Western Digital is considering buying SanDisk for approximately $17-$18bn, with the companies already in advanced talks and a deal possible within weeks, according to Bloomberg, after speculation surfaced last week that SanDisk was in acquisition talks with both Micron and Western Digital. The potential deal price with WD is $80-$90/share.
The winds of good fortune are blowing Western D's way these days, with the $3.8bn Unisplendour investment and MOFCOM OKing the start of WF/HGST integration activities.
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And then, the icing on the cake, was that Seagate has mis-played its hand in large capacity disk drives.
The jewel in SanDisk's crown, we would think, is its foundry relationship with Toshiba, giving any acquirer a steady, reliable supply of NAND chips if the foundry deal continues. As a strong proponent of vertical integration in its disk drive business Western D will be all too aware of the lack of this in its solid state business.
As well as that, SanDisk has a lot of flash IP, a great consumer flash business, camera cards and the like, plus consumer and enterprise SSDs, PCIe flash, 3D chip developments, and system components like the Infiniflash array.
Like Western Digital's HGST unit, SanDisk has bought its way into the enterprise flash product business by acquisitions, with Fusion-io being the most prominent one:
- Fusion-io in June 2014
- SMART Storage for its SSDs and flash DIMMs for $307m July 2013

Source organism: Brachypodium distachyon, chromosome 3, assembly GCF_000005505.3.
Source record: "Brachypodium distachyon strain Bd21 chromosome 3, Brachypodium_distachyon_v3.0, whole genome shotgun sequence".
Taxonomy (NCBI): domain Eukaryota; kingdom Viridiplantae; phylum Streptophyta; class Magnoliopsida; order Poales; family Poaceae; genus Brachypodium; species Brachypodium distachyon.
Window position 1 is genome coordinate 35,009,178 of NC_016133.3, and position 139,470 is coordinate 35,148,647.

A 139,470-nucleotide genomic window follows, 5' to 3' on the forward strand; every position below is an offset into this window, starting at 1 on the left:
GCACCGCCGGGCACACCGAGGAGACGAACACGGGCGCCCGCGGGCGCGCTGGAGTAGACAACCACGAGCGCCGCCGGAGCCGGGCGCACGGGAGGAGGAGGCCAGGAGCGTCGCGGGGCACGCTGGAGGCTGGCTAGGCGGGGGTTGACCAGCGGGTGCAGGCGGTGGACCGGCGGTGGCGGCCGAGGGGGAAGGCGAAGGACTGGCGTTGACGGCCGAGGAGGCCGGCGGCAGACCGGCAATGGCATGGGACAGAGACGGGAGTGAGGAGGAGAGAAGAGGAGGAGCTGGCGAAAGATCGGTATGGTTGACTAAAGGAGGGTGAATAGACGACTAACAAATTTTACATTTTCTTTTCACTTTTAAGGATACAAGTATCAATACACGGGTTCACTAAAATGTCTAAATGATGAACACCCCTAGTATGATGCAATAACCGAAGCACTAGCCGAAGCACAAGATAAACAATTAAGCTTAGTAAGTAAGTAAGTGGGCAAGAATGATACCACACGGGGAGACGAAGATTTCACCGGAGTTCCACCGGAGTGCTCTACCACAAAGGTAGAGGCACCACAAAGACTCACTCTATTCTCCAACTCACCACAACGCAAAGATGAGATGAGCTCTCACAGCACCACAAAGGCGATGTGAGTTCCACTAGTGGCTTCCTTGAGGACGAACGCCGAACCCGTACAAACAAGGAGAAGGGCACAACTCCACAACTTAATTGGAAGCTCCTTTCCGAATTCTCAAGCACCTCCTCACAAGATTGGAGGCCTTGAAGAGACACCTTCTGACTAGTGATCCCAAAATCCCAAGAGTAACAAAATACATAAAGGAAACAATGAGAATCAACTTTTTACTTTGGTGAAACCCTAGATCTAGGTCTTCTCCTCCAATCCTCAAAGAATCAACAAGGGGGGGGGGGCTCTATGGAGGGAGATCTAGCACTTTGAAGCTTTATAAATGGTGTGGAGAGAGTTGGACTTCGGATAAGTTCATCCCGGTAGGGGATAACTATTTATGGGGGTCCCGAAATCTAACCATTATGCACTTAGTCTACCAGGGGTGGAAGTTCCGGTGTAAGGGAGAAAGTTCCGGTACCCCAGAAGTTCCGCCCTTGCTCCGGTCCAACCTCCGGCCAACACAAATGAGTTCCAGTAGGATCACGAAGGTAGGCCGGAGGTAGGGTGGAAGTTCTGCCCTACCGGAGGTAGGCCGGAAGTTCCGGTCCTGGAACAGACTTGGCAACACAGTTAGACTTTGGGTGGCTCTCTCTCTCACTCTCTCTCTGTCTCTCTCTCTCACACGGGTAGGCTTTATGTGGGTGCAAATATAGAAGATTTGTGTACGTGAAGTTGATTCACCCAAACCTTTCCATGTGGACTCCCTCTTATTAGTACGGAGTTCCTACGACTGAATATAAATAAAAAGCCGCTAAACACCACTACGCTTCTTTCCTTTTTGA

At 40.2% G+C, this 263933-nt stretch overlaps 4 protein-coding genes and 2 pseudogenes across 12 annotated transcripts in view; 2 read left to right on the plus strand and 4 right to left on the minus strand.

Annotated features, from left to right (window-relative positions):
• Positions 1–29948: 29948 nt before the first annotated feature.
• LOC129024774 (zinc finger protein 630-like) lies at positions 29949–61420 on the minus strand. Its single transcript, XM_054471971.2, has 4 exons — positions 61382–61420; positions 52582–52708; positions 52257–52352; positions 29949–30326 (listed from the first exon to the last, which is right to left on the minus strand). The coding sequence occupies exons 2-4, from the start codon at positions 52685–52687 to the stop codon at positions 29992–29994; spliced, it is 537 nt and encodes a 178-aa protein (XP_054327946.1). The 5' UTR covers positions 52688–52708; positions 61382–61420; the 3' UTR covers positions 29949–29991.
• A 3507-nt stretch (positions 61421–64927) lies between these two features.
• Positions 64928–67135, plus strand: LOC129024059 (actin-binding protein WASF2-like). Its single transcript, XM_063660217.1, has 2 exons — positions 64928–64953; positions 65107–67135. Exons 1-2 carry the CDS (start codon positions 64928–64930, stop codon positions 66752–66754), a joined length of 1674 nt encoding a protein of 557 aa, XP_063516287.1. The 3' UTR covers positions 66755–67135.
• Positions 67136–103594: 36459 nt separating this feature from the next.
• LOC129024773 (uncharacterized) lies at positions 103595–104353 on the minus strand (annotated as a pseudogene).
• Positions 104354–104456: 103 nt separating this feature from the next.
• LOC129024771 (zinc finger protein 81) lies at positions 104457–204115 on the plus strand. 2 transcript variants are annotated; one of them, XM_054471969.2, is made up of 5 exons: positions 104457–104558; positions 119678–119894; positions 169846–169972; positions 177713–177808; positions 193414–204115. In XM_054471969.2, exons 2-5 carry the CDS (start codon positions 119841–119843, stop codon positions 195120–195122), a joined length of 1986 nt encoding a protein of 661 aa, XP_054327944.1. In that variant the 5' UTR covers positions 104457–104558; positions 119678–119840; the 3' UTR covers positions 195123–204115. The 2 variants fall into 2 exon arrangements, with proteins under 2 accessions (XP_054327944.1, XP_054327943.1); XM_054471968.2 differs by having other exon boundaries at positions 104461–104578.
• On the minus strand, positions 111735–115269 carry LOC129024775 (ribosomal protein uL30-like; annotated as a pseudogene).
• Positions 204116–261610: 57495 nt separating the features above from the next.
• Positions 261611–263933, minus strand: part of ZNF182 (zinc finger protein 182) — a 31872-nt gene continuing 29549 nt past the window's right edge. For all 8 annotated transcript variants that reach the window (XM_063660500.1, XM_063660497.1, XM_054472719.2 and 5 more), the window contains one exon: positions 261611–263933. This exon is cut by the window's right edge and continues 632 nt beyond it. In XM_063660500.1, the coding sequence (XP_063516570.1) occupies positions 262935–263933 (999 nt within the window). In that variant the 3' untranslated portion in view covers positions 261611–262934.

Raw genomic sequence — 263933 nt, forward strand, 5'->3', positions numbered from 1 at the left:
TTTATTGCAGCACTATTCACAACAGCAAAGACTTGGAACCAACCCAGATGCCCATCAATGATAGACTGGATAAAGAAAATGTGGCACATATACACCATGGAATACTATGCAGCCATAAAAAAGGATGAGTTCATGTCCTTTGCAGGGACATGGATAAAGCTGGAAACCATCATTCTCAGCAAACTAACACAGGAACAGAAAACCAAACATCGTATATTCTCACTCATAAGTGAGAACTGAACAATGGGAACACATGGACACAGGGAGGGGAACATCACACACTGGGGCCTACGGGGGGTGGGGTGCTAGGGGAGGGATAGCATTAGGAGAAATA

- FlashSoft for PCIe flash caching software in February 2012
- Pliant for SSD controllers in May 2011
HGST has amassed:
- Skyera in December 2014
- sTec enterprise SSDs for $340m in June 2013
- Velobit caching software bought in July 2013
- PCIe flash card startup Virident bought for $685m in September 2013
- SiliconSystems and its SSD tech purchased for $65m in March 2009
This is consolidation in action.
SanDisk would bring a controller product line (Pliant) to Western D plus the InfiniFlash array and Fusion-io hardware and software. With its Resistive RAM tech in development and having a partnership over that with HP would raise its attractiveness to Western D even higher.
Integrating all these flash assets would take time but the end result could be an enterprise, and consumer, flash powerhouse. We're a little surprised Seagate isn't in the frame as a potential SanDisk purchaser, as a Western D/SanDisk combination would look much stronger in the flash world than Seagate's current position. Although ... Seagate has a strategic tie-up with Micron, and Micron has its 3D XPoint memory tech with Intel.
That new persistent memory tier technology is looking very strong, with industry insiders talking about Intel and Micron having a two-year lead over competitors.
Buying SanDisk would position Western D nicely with regard to XPoint as SanDisk would bring its own Resistive RAM technology to the table. We watch and wait and wonder how the Toshiba foundry tie-up deal will be treated.
It's all about who gets the flash chips on the table in this high stakes poker play. ®